I think that we should not cast GOON as an F90-based system. I believe that one of the potential advantages of GOON is to exploit C++, F90 and C (yes C!) for what they do best.

C++ orchestrates the whole application, and enables us to write general and reusable code for the most of the constituent blocks, such as optimization algorithms and vector space functions and operators. Even if we write operators in F90, we can reuse them and combine them within the same application only thanks to the abstraction capabilities of C++.

Writing seismic operators in F90 instead of C/C++ is arguably easier in the absolute sense, but it is certainly easier for most SEPers. Being able to run them fast because compilers are available that can optimize/parallelize such F90 operators without much parallel/multi-threading coding is an additional, and I believe important, benefit.

All the low level I/O libraries for both the RGF and IGF vector classes are written in C. Such coding is what C was invented for, and it is where it adds the most value.

The potential problem with GOON is that we may have tried to be too smart in our effort of exploiting all the available languages at their best, and built a system that is difficult to use and maintain.

My hunch is that the whole team has succeeded in beating the odds, and actually GOON will be fairly simple to learn for new users, and maintainable, at least by their initial developers.

When the first ``pure" users will try to use GOON (soon I hope) we will have some answers to these questions and have better feelings whether we have created a monster or a winner. I am very optimistic!

Bill Harlan:
To SEP students: I think your continued use of F90, and inevitable dependence on it, will seriously limit the number of your collaborators. The only arguments I have heard in favor of F90 are (1) ease of use and (2) parallelism. As I said before, C and C++ are not harder to learn at a level comparable to F90, and you have much more potential to learn over the years.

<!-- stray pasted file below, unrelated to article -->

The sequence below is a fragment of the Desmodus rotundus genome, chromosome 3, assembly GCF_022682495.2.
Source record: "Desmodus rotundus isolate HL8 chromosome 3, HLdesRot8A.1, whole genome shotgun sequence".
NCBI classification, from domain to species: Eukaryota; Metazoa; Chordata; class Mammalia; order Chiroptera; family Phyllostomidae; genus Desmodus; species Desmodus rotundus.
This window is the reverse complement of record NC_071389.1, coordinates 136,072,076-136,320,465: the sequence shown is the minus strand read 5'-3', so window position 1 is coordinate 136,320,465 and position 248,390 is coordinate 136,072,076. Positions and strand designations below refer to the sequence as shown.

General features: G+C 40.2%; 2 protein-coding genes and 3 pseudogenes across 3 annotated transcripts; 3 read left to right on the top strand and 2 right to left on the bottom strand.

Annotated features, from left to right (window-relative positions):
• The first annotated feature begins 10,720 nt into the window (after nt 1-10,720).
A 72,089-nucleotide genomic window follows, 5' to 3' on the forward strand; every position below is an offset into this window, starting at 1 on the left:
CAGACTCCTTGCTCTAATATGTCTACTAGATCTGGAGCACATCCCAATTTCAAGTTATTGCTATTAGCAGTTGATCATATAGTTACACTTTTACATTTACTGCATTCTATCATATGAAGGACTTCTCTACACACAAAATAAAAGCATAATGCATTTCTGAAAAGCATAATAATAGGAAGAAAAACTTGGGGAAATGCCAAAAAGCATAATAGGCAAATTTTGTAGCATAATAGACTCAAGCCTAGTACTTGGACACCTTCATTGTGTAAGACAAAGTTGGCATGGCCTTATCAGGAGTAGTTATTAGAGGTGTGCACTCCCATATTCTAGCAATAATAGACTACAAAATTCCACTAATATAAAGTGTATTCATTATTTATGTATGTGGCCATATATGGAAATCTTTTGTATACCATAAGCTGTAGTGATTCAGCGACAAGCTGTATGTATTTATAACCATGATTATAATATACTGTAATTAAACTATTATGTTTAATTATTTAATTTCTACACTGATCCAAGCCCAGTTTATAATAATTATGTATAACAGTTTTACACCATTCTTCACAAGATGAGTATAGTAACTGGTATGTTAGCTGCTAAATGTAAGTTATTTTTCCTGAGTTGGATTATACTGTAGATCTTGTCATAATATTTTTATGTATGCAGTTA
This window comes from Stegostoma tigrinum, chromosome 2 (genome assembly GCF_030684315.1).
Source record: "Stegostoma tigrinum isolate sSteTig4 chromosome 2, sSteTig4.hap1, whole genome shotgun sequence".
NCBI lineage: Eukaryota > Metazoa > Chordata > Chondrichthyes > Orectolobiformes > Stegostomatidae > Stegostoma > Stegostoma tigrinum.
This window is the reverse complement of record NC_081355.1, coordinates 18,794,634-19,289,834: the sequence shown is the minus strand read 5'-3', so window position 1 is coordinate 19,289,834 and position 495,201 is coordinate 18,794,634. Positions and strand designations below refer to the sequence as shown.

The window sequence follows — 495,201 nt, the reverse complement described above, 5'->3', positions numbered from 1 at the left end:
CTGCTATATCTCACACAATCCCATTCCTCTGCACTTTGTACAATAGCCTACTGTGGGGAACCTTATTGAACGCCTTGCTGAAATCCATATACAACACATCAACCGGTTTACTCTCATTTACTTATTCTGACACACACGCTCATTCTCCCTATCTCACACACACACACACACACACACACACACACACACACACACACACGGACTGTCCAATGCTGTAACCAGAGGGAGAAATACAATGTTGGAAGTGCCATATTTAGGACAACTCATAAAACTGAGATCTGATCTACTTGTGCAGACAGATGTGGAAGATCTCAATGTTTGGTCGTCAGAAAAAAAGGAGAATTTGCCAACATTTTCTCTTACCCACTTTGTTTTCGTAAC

No, I do not think the ``general principles" you learn from F90 parallelization will continue to be useful. The sort of parallel machines you are likely to use (the Power Challenge) are not massively parallel. On 8 to 16 nodes, the most popular parallel styles use things called ``threads" and ``semaphores" (or worse PVM), which you are unlikely to see in F90 anyway. These styles are too complicated and are evolving too rapidly for students to keep up with, unless you have a strong interest in computer science.

Again, C is EASY to learn and use. Read Kernighan and Ritchie on a weekend. Use it like Fortran for a while. Don't feel obliged to use all the gadgets in C++ any time soon. You've got years to pick up more programming tricks. But start out on a path with a little more potential for growth. Do it for your own sake, even if group projects continue to use F90. Believe me, C[++] will look much better on your resume, will not take any more of your time, and will continue to be useful when you graduate.

Matt Schwab:
I learn a new language when it changes my way of looking at my problems. In comparison to a procedural language, a strong object oriented language (C++, Java) does offer a very distinct viewpoint. Object orientation might allow a good researcher to tackle problems beyond ``do looping".

For ``do looping" I like to use Fortran77: I know it already and it parallelizes fine on our Power Challenge (not necessarily on other parallel machines). Do I need to learn F90?